The days of getting by on paper trails and certificates are over. Until recently, cotton traceability solutions have been adopted by a narrow subset of brands, but many more firms are feeling pressure to get on board.
One reason is the looming June 21 implementation date of the “rebuttable presumption” standard of the Uyghur Forced Labor Prevention Act that applies to all articles produced in whole or in part in the Xinjiang Uyghur Autonomous Region (XUAR). Companies are anxious for off-the-shelf solutions to comply.
To get detained merchandise released by Customs and Border Protection under the new law, importers will need to prove they followed due diligence expectations and also provided clear and convincing evidence that a product is free from forced labor. And importers must do all that within 30 days, according to the latest briefings by CBP. It goes without saying—and CBP has actually already said it—the barrier to pass these tests will be very high.
Knowing the geographic origin of all cotton fiber (a priority for enforcement under the act) and every facility involved in the production of that cotton is challenging. Given complex and often cross-country supply chains, even the most engaged importers today typically only know their Tier 1 or 2 suppliers.
“Many brands have not even started mapping their supply chains,” said MeiLin Wan, Vice President for Textile Sales at Applied DNA Sciences, a provider of molecular supply chain authentication solutions. “Fortunately, there are technologies available today that offer a direct compliance solution—and brands must simply make the decision whether to invest to put in place the scientific proof that their imports comply with the law or take the risk of cargo detentions.”
Applied DNA Sciences, the leading supplier of patented DNA tagging and PCR technology for cotton and other textile, footwear and apparel inputs, is seeing a rapid uptick in inquiries from brands and manufacturers anxious to understand how their technology provides a pathway to comply with the CBP requirements. “We have developed detailed risk analysis metrics based on years of experience,” said John Shearman, Vice President of Marketing at Applied DNA Sciences, “and we are ramping up our engagement with companies to put in place scientifically and forensically valid solutions on an accelerated timeline to address growing concerns about the impact of the new law.”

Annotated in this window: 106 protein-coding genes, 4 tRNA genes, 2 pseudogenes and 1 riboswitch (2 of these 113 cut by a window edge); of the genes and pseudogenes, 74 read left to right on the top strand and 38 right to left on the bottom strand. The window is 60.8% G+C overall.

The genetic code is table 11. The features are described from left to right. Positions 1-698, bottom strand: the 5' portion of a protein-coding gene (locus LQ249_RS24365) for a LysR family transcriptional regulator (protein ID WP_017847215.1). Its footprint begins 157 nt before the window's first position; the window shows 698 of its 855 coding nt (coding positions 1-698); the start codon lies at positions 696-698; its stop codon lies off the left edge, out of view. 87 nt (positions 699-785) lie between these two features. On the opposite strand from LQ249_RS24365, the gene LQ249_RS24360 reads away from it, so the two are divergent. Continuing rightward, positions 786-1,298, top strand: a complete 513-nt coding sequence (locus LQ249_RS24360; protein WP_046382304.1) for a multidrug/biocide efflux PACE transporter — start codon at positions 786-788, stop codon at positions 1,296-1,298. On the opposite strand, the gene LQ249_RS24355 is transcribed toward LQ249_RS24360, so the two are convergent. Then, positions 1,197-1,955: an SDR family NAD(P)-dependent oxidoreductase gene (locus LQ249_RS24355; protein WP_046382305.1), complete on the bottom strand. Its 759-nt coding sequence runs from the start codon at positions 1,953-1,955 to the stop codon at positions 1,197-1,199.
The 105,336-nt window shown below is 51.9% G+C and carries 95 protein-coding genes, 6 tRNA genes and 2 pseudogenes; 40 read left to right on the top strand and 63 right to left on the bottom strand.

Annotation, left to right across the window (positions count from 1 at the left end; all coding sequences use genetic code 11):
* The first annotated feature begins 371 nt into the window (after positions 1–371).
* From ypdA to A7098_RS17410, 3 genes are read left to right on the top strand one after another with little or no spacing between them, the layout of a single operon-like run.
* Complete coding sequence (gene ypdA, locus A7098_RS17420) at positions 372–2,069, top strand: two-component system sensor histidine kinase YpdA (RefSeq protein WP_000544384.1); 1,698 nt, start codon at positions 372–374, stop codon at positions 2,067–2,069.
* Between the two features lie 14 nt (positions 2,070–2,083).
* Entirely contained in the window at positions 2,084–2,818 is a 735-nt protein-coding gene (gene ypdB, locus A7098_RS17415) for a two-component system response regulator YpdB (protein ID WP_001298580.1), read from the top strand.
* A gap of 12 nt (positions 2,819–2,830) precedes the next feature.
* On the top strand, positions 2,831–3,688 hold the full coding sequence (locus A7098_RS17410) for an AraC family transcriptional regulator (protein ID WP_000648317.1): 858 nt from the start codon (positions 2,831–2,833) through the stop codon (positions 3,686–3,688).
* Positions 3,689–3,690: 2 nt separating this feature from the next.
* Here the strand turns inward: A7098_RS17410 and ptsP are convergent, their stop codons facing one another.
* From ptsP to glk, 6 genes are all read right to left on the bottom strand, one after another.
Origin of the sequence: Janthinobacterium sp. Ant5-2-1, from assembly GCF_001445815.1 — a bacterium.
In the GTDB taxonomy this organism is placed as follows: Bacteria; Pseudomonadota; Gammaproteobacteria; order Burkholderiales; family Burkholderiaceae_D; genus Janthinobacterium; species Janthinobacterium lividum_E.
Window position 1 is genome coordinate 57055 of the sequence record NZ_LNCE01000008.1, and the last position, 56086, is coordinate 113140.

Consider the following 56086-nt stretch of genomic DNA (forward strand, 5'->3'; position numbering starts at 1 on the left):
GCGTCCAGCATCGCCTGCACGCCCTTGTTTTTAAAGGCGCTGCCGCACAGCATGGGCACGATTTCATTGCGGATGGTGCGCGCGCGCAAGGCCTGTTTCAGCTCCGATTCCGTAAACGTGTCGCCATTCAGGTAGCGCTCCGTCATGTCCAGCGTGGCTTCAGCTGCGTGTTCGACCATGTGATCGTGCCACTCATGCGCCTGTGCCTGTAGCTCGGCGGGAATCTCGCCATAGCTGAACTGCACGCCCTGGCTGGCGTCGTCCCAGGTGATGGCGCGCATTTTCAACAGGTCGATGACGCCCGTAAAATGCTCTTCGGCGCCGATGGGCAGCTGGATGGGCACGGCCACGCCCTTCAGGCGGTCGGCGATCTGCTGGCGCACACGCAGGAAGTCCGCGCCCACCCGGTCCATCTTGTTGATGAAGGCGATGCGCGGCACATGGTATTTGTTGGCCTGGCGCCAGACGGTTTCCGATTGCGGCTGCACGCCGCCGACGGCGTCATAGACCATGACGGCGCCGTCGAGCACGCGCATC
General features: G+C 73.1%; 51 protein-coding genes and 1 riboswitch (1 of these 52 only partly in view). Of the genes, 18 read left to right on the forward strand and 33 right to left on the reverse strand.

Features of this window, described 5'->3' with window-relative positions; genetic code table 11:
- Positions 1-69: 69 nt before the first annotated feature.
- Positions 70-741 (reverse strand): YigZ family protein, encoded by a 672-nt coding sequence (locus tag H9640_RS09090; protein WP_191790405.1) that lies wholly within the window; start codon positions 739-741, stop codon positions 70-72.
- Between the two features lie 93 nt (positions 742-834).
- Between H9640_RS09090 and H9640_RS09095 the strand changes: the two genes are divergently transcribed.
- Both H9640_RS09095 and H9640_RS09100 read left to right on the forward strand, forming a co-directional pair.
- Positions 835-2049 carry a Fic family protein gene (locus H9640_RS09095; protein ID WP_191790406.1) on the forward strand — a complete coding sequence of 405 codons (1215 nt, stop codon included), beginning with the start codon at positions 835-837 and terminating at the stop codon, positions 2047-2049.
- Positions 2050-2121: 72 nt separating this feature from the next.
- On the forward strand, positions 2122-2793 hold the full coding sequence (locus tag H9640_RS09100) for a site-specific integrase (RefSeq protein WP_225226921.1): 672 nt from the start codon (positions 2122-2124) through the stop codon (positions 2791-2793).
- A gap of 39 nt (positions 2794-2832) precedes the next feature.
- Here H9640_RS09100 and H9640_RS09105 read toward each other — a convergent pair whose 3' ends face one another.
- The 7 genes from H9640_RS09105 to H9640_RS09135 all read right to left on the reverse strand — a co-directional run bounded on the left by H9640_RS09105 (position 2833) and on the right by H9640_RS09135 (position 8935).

In addition to its DNA technologies, Applied DNA Sciences has developed a unique partnership with Isotech (a division of Stratum Reservoir), the leading U.S. isotopic analysis company, and together they offer an integrated approach to scientifically prove the geographic origin of the cotton fibers in an import. While DNA tagging, genotyping and isotopic analysis each can provide valuable forensic data, it is the combination of all these technologies together that best support an importer to meet the two-pronged test of due diligence and clear and convincing evidence to avoid cargoes being targeted by CBP under the new law, and to get them released if they are detained.
“We have a lot of field experience in combining isotopic analysis with DNA technologies,” said Wan. “In our experience, it is best not to rely on a single technology, since there are manufacturing variables involving the combinations of different fibers, the same fibers from different geographic regions, and the impacts of various manufacturing processes involving chemicals and finishes—along with incentives to cheat.”
Relying on a single point of reference to back up claims involving goods subject to detention can be risky and potentially unsound. Adidas, Hugo Boss and Puma products imported into Europe were recently found by researchers to have Xinjiang cotton via an isotope analysis, despite the brands asserting they do not source from the region.
Wan noted that because it is not known how the finished products were processed, and in some cases, by whom, these tests could show a form of fiber contamination or have even been false positives. The experience of these three brands serves as a warning to others about potential exposure, even if contrary to contractual agreement, accidental or scientifically questionable. This is especially the case involving Xinjiang cotton, since China supplies about one-fifth of the world’s cotton, and buyers still have little or no control over how yarn and fabric mills operate—even if non-Xinjiang cotton is required from the manufacturer.
“Implementing a technology solution takes work and commitment,” said Wan, “but the technology ecosystem and processes are readily available for manufacturers and brands to ensure their supply chains meet the demands of the new legal and market environment—whether the Uyghur Forced Labor Prevention Act, other types of due diligence legislation, or to authenticate claims of sustainable inputs or brand protection.”
Even with scientific tracking and testing, it’s still best to have supply chain transparency and auditing capabilities, Wan said. “It’s an ecosystem, and all the stakeholders have a role to play.”
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